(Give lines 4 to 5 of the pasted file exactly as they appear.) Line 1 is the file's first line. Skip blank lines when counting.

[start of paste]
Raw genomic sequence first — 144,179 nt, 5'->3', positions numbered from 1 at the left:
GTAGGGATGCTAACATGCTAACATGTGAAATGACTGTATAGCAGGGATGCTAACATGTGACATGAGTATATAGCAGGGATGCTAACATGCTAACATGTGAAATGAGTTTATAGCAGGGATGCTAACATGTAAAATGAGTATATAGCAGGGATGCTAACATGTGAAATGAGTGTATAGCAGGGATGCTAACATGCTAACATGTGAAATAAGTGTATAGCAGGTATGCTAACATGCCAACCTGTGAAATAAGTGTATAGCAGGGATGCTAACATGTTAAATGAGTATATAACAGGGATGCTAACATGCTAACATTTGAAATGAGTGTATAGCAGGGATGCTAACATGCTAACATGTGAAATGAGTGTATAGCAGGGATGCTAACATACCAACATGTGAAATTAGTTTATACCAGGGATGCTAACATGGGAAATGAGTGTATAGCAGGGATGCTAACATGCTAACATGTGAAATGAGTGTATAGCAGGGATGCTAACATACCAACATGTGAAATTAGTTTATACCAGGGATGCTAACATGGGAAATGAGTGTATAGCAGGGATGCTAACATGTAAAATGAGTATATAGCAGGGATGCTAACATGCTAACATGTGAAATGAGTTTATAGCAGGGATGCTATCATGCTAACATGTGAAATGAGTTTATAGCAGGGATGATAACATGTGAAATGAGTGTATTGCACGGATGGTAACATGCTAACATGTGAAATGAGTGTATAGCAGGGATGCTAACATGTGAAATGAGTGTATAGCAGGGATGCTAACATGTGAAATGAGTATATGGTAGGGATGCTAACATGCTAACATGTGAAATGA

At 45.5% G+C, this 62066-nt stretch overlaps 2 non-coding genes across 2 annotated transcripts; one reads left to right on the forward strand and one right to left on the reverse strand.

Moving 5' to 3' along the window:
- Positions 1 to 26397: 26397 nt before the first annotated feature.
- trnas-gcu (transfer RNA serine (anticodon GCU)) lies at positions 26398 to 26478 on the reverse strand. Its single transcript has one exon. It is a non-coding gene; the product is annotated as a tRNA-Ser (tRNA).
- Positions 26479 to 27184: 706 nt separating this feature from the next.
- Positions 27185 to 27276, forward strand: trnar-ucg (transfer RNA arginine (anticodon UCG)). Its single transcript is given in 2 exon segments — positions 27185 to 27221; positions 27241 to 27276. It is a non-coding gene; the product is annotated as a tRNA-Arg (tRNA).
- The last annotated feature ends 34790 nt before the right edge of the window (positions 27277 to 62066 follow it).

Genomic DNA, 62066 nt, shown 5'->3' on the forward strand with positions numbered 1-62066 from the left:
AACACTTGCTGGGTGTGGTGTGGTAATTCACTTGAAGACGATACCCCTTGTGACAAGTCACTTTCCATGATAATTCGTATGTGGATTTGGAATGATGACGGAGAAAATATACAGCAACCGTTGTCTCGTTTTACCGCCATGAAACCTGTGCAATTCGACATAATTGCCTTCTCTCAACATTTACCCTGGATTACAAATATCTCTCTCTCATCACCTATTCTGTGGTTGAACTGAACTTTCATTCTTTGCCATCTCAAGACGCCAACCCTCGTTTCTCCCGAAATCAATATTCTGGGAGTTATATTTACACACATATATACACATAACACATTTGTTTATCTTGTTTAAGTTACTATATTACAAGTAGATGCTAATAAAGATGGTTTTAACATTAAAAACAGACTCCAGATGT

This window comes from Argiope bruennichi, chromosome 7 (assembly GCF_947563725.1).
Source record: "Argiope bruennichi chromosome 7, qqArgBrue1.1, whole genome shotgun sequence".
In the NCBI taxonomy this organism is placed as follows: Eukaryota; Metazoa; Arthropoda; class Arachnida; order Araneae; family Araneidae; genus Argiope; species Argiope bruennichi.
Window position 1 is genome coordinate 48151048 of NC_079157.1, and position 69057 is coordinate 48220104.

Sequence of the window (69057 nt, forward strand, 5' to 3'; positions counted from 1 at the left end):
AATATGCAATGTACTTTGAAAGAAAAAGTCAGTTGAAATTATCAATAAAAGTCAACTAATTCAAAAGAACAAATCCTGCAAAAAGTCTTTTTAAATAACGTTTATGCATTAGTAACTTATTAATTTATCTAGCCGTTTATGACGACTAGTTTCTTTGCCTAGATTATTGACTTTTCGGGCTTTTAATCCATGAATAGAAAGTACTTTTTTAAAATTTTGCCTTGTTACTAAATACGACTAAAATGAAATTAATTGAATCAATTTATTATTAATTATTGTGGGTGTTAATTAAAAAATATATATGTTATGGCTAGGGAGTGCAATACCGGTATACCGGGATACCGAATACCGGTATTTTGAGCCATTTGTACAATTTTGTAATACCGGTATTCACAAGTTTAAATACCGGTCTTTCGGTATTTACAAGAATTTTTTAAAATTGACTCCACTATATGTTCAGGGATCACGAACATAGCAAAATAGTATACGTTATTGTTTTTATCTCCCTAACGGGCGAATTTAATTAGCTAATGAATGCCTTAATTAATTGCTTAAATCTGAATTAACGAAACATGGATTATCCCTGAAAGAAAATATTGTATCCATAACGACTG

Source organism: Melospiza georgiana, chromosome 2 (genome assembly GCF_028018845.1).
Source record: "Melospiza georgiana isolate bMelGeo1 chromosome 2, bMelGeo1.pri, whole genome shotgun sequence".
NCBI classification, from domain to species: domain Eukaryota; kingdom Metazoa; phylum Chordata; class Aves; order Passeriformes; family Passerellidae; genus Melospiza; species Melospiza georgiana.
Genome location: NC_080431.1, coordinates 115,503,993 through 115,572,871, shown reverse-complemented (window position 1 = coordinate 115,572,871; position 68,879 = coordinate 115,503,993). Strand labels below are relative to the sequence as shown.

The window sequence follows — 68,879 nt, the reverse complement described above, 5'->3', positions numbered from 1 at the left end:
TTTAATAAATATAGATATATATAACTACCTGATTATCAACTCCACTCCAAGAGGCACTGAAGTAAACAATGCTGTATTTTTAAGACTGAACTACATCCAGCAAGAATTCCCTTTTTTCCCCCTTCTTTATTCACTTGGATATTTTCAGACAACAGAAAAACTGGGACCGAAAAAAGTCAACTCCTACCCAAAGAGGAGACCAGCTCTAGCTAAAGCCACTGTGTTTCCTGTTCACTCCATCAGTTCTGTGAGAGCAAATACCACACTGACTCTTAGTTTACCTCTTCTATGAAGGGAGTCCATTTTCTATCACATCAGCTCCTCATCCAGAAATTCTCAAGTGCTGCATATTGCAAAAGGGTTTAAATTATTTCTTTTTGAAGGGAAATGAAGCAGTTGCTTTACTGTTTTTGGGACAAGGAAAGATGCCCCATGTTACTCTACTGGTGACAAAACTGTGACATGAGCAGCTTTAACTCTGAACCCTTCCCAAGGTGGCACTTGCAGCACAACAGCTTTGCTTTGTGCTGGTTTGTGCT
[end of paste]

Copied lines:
Moving 5' to 3' along the window:
- Positions 1 to 26397: 26397 nt before the first annotated feature.